Few words in sports elicit such varying degrees of responses as the simple phrase, “He’s clutch.”
Tony Romo? Please, don’t slander the good name of clutch by mentioning him and it in the same sentence. Eli Manning? Come playoff time, he is unstoppable. Give him a third and 99, and he will use superglue, helmets and uncalled holding penalties to somehow convert. Michael Jordan? His Airness was the very definition of clutch. LeBron James? Just doesn’t have it. He can’t win the big one… oh, wait. Houston, we have a problem.
In team sports, there are so many variables, so many moving parts that it is nigh impossible to determine who is clutch and who isn’t. Players are often dogged by stigmas of “clutch” and “anticlutch” throughout their careers, putting them in absurd amounts of pressure to succeed and lessening their abilities to perform at the highest level.
Most devastating of all, however, are the insane levels of achievement necessary to be considered clutch. It is in this columnist’s humble opinion that even God Almighty might not be considered clutch in this day and age, given the truly absurd requirements to be given such a designation.
Take, for instance, the curious case of a certain Thomas Edward Brady, the golden-boy quarterback who ascended the NFL’s highest peak as Super Bowl XXXVI champion when he was just 24 years of age. For a while, it seemed that Tom Brady could do no wrong; with three Super Bowl victories in his first four years of play, innumerable improbable comebacks and a supermodel wife to boot, his clutch factor (if we define such a thing) was off the charts. But slowly, the league adjusted. The little tiny breaks that went Brady’s way in his victories started to be the margin of defeat in his painful losses. Somewhere along the way, Brady lost his invincibility, and the Golden Boy became the Tarnished Bronze Man.
Living on the flip side is LeBron James, who has struggled so mightily in the playoffs and who redeemed himself so exceptionally with his herculean efforts last spring.
Behind an unfathomably good Eastern Conference finals, where in Game 6 he unleashed unholy terror on the Celtics in an elimination contest, LeBron proceeded to nearly average a triple-double while routinely playing lockdown defense and playing all five positions on the court. It was a display of incredible virtuosity not seen since Magic Johnson took the floor as a center when Kareem Abdul-Jabbar got injured in his rookie season.
Despite his fast-receding hairline, LeBron even managed to make a commercial that involved him getting a haircut this summer. However, despite championships at the national and international levels, the perception that LeBron is unclutch remains common; it is the one demon that he will likely never shake as a result of his early-career struggles in the limelight.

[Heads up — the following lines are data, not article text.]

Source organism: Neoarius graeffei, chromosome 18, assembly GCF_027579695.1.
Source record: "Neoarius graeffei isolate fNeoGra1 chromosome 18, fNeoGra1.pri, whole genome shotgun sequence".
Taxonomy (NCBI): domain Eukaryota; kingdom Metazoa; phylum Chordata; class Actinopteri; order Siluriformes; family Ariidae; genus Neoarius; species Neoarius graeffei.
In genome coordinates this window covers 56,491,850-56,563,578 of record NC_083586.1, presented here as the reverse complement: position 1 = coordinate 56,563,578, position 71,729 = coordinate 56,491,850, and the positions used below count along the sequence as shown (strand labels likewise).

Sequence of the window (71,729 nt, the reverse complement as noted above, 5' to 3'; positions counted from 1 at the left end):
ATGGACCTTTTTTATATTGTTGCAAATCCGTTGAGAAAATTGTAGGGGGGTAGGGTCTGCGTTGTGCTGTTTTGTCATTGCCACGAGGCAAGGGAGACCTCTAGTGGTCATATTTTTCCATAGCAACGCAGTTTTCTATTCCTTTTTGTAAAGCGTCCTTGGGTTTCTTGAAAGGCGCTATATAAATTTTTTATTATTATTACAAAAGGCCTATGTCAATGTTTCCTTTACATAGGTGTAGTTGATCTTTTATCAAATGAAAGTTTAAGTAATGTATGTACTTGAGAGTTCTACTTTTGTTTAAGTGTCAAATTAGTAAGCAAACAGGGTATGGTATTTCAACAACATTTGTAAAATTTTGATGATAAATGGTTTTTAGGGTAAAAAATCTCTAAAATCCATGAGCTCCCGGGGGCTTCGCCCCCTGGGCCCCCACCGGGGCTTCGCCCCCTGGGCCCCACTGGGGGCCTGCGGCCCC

The truth is that such debates have raged throughout sporting history. We want to be able to say with certainty that a specific player always comes through, that he never let us down, that he saved our bacon on many an occasion.
Certain players have been demonized in the past for their choke jobs; that selfsame Magic Johnson, who buried the Celtics in 1987 with a transcendental baby-sky-hook that remains one of the most unforgettable plays in NBA history, was once nearly run out of LA for his performance against the Celtics in 1984, where he clanged free throws, turned the ball over and otherwise wore goat-horns throughout a miserable series.
John Elway lost playoff games in the most gut-wrenching ways imaginable before finding redemption with two brilliant Super Bowl victories in his last two years in the league. The difference is that these players have rewritten the script and now go down in history as winners.
The problem, then, is our instant-reaction subscription to sports in this day and age. In many ways, this has become both a blessing and a curse. The dawn of the Twitterverse has heralded the rise of armchair analysts and instant judgment calls on players and situations that aren’t necessarily so easy to judge.
We are so quick to critique, to dismiss, and to tear down, while simultaneously being so slow to build up and support. The level of magnification on each individual game, however small and meaningless, has by extension made “clutch” nearly an impossible honor to attain. If someone isn’t perfect, then they sure as heck aren’t clutch has become the new motto.
There is a famous poem entitled ‘Casey at the Bat,’ penned sardonically by the poet Ernest Thayer. In it, Casey is the superstar hitter, the man who could do no wrong, the unstoppable force at the plate. With his team down by two with two outs in the bottom of the ninth, everyone is convinced that if only Casey can get to the plate, the game is as good as won.
When Flynn and Blake, the preceding batters, surprisingly get on base, Casey swaggers up to the plate, with the fans utterly convinced the game is as good as won. But he takes two quick called strikes. The poem ends:
The sneer is gone from Casey’s lip, his teeth are clenched in hate/He pounds with cruel violence his bat upon the plate/And now the pitcher holds the ball, and now he lets it go/And now the air is shattered by the force of Casey’s blow/Oh, somewhere in this favored land the sun is shining bright/The band is playing somewhere, and somewhere hearts are light/And somewhere men are laughing, and somewhere children shout/But there is no joy in Mudville—mighty Casey has struck out.
My response to the clutchness debate: sometimes you win, sometimes you lose. I truly believe there is no way to judge just how clutch someone is. The true metric for how clutch a player is? The level of terror experienced by opposing fans when that player has the ball.
Vignesh Venkataraman still has nightmares of David Tyree’s helmet catch that ended the Patriots’ dynasty. Recommend some sleep medicines for him at email@example.com.